Like many then, Robinson at first regarded Malcolm X as an anti-Semitic, race-baiting demagogue and criticized his approach to racial problems. But in time he came to respect and admire Malcolm X: “Many of the statements he made about the problems faced by our people and the immorality of the white power structure were the naked truth.”
He staked his career and reputation on making black economic empowerment a reality. He believed, “There were two keys to the advancement of blacks in America — the ballot and the buck. If we organized our political and economic strength, we would have a much easier fight on our hands.”
In 1972, Robinson refused to attend an old-timers game and accused baseball owners of running “a big selfish business” for refusing to hire blacks as managers, coaches and front-office executives. More blacks are top coaches and hold front office position in MLB today, but Robinson still might not be satisfied with that, and demand even more be done to attain full equity in the sport.
Robinson got the break of the century when he was chosen to smash the color barrier. He was courted by politicians, showered with personal honors and attained a measure of financial success.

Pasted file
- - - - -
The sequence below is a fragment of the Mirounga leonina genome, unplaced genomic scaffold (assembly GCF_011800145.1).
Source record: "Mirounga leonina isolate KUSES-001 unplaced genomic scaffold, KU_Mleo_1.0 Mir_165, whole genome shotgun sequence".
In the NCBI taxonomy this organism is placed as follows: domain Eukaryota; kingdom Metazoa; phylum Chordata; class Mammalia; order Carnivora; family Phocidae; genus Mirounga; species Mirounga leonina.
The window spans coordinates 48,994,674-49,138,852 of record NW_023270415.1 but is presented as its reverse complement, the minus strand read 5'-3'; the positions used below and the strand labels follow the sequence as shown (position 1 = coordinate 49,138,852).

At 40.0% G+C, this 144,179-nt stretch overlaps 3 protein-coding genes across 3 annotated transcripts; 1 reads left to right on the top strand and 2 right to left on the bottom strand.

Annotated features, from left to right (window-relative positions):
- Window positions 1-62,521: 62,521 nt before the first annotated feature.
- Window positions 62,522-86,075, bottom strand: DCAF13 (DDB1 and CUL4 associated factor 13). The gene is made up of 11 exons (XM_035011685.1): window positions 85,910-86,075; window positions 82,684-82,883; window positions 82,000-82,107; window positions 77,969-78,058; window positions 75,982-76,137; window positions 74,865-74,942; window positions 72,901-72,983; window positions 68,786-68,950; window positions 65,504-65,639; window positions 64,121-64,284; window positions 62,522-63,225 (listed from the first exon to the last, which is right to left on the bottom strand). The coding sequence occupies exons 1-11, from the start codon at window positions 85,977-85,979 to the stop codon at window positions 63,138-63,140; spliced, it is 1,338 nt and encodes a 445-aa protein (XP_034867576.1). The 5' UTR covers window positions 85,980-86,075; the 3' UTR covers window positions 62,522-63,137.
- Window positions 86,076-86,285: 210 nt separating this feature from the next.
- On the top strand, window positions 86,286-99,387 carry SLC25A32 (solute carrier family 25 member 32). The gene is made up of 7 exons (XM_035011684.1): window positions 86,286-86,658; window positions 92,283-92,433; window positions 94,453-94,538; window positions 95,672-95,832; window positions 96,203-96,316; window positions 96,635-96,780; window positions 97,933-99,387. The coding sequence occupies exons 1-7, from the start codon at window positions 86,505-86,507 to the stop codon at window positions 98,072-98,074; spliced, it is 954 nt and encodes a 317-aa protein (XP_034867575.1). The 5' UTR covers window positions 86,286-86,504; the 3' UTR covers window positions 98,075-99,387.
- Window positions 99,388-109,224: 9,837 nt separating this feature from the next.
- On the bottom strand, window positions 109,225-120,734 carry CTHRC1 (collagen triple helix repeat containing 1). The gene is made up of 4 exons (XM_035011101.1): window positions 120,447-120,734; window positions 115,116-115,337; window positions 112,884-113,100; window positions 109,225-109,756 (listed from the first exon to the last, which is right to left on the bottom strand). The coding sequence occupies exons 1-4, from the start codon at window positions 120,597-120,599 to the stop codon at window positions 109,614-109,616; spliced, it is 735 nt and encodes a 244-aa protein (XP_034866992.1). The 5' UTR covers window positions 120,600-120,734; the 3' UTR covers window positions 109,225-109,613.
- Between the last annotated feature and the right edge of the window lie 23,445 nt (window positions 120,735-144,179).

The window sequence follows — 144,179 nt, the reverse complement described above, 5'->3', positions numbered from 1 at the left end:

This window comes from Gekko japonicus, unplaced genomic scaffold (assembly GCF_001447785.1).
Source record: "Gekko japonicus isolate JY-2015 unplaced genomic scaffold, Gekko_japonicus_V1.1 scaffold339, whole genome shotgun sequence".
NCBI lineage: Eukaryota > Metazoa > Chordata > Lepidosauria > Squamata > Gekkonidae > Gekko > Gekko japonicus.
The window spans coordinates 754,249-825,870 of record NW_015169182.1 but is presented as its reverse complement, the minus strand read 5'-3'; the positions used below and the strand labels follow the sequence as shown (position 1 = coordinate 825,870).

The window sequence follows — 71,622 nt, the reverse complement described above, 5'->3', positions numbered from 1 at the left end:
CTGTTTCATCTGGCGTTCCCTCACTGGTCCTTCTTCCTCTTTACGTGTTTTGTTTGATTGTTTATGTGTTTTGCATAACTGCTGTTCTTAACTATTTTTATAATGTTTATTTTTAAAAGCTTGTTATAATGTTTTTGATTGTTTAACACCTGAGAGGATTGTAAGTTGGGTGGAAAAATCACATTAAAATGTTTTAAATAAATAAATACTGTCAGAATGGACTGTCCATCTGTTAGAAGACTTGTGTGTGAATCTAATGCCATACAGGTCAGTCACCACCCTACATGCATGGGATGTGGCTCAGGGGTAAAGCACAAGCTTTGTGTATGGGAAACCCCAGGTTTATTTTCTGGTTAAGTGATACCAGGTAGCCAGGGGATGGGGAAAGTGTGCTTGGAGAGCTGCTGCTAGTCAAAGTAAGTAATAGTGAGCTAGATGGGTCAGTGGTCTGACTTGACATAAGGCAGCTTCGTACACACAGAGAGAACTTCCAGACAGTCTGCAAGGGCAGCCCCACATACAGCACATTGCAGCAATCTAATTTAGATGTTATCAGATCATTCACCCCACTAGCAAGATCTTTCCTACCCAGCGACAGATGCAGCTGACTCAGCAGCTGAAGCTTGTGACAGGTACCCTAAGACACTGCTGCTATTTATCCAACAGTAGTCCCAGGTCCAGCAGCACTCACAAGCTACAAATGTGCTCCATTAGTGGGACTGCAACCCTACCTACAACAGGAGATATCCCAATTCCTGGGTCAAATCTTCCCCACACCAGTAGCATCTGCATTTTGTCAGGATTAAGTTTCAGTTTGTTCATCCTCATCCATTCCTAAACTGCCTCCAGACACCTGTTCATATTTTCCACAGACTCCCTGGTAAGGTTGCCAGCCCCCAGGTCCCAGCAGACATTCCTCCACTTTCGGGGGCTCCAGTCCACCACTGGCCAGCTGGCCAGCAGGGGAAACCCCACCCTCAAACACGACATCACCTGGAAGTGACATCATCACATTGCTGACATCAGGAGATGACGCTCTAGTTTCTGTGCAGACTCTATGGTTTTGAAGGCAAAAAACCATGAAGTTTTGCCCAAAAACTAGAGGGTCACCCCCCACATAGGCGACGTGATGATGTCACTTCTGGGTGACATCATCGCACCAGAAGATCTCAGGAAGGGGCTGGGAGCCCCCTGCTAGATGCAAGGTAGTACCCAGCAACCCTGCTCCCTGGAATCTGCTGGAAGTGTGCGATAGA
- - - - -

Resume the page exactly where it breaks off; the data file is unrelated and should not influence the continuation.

But at the end of his life he realized that many blacks had continued to lose ground: “I can’t believe that I have it made while so many of my black brothers and sisters are hungry, inadequately housed, insufficiently clothed, denied their dignity, live in slums or barely exist on welfare.”
To the end of his life, Robinson insisted that he never had it made. He’d likely say the same today. That’s the Robinson that baseball, and much of America, has forgotten. 42 tells only part of his story.
Earl Ofari Hutchinson is an author and political analyst. He is a weekly co-host of the Al Sharpton Show on American Urban Radio Network. He is the author of How Obama Governed: The Year of Crisis and Challenge. He is an associate editor of New America Media. He is the host of the weekly Hutchinson Report on KTYM 1460 AM Radio Los Angeles and KPFK-Radio and the Pacifica Network.